Sunday, October 13, 2013

Help the young ones find their way

Over the past 12 months, I have noticed an increasing number of university graduates applying for junior administrative roles that tend not to match their qualifications. My observations reflect the high rate of unemployment (26%) of 18-25 year olds.

It is no secret that the job market is tight at the moment. With the current economic climate, we are hearing of business closures, job cuts and redundancies on a weekly basis in both the public and private sectors. The 18-25 year olds are typically overlooked because there are more experienced candidates looking for work.

Another emerging trend is the number of university and TAFE students who are studying part time and working full time. For some, this means that it will take up to 6 years to complete their degree but they have to adapt to current employment demands – and practical work experience is rated highly.

If your business has part time or full time opportunities, consider approaching local universities or TAFE colleges to find some good candidates. Candidates with previous experience may be at the top of your wish list, but it still takes most people up to 3 months to settle into a new job regardless.  If your focus is on the candidates’ aptitude and attitude in the recruitment process, and not just relevant experience, you have the ability to create a far more productive workforce. If candidates have a have a willingness to work and the ability to listen, you may stumble across some very capable and grateful workers who are looking to be given a chance – just like you were at the start of your career. Apart from the interview process, you can tap into psychometric testing to assist you in finding the best candidate.

If you have children or family members aged between 18-25, provide them with some career guidance.  Gone are the days of going to university for 3-4 years, completing a generalist degree (e.g. Bachelor of Arts), working in cafes and bars, and landing a dream job.  If they don’t know what they want to do, encourage them to find a full time job while completing a Certificate of Diploma at TAFE part time.  It is a cheaper option, they still come out with a qualification, and they are working and earning money.

Another great source of information is researching the growth sectors in our economy. Where this growth, there are jobs. According to IBISWorld, some of the hot 10 industries over the next few years include organic farming, investment banking and securities broking, mining, aged care services, online information services, veterinary services, financial planning, accounting, general hospitals, and biotechnology.

An insight into the modern workplace

A month ago, I was asked to PwC Canberra’s new office opening. It sounded boring but I agreed to go because it meant getting out of dinner, bathing, homework and reading duties with my three children.

What unfolded was a very interesting evening discovering what a modern workplace looks like and how it functions.   The office provides 200 staff with a personal locker, laptop, and a range of individual and team workspaces – but no personal desk. Every workspace has a computer, docking station for the laptop, and phone. There is an online filing system so there is no paper lying around.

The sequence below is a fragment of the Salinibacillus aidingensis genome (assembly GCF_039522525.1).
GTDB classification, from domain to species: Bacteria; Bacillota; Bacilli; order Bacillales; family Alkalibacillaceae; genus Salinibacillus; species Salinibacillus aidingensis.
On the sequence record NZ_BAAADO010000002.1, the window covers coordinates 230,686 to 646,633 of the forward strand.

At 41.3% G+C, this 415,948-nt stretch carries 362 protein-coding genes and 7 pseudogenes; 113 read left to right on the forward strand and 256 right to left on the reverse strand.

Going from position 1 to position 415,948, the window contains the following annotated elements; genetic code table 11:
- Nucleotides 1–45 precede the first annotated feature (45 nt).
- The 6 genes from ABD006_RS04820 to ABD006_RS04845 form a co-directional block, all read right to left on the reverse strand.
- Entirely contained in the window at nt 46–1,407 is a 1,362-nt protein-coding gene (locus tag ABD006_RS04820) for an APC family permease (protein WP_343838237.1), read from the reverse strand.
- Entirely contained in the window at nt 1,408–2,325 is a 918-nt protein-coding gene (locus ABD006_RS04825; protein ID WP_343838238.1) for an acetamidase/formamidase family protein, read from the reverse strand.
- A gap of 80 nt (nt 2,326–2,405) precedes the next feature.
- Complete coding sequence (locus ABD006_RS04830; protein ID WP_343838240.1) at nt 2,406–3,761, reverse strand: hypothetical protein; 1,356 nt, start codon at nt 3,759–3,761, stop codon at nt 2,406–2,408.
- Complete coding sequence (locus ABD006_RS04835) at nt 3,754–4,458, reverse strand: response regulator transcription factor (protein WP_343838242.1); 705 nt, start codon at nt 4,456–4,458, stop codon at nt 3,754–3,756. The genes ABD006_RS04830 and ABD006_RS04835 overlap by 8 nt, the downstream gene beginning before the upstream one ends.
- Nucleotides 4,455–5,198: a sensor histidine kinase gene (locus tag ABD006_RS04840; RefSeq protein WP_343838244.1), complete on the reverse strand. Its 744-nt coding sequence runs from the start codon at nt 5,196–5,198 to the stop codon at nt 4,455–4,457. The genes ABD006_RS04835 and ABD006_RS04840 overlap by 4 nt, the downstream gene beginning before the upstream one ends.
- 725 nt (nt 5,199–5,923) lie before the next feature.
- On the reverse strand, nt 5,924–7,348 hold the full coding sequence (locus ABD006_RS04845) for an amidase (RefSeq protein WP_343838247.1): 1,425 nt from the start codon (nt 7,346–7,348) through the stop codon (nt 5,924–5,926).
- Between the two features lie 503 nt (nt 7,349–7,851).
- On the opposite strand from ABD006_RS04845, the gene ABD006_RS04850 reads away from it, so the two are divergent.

The workspaces are colour coded, guiding staff on the suitability for different activities. The colours also assist staff in identifying where people are working that day. There is an Etiquette Officer responsible for ensuring that people do not sit at the same workspace each day.

Meeting rooms are scattered around each floor to conduct team meetings or client meetings. Most of these meeting rooms are fitted with iPad-style touch-TVs. Others have whiteboards. Some meeting rooms have couches, while others have standing desks.

This type of workplace has been created to improve collaboration and creative thinking. The thinking is that if staff are able to work in close proximity to people beyond their team, there is a burgeoning of ideas and connectivity that is not normally achieved.

It also encourages ‘activity-based working’ – otherwise known as agile working or flexi-working. If staff need to work at a client site or work from home, they are set up to do this. The focus is on productivity…. wherever you decide to work. The fundamental ingredient to make ‘activity-based working’ work is technology.

In some respects, this futuristic workplace negates the need for a flexible work policy. What becomes important is a performance management system to measure staff productivity.

No doubt there are many critics of this innovative workspace approach. However, I can’t say that current workplaces are effective either. I recently was working out of an office in Sydney that had an office for every employee including the new intern. I did not observe any team meetings or work –related discussions. I did observe people with doors shut and hiding in their office. Desks were messy, with paper and files strewn across the desk and floor.

Time will tell whether PwC’s workspace approach engenders productivity and collaborative thinking. One thing is for sure, they have attracted many Generation Y and Zs.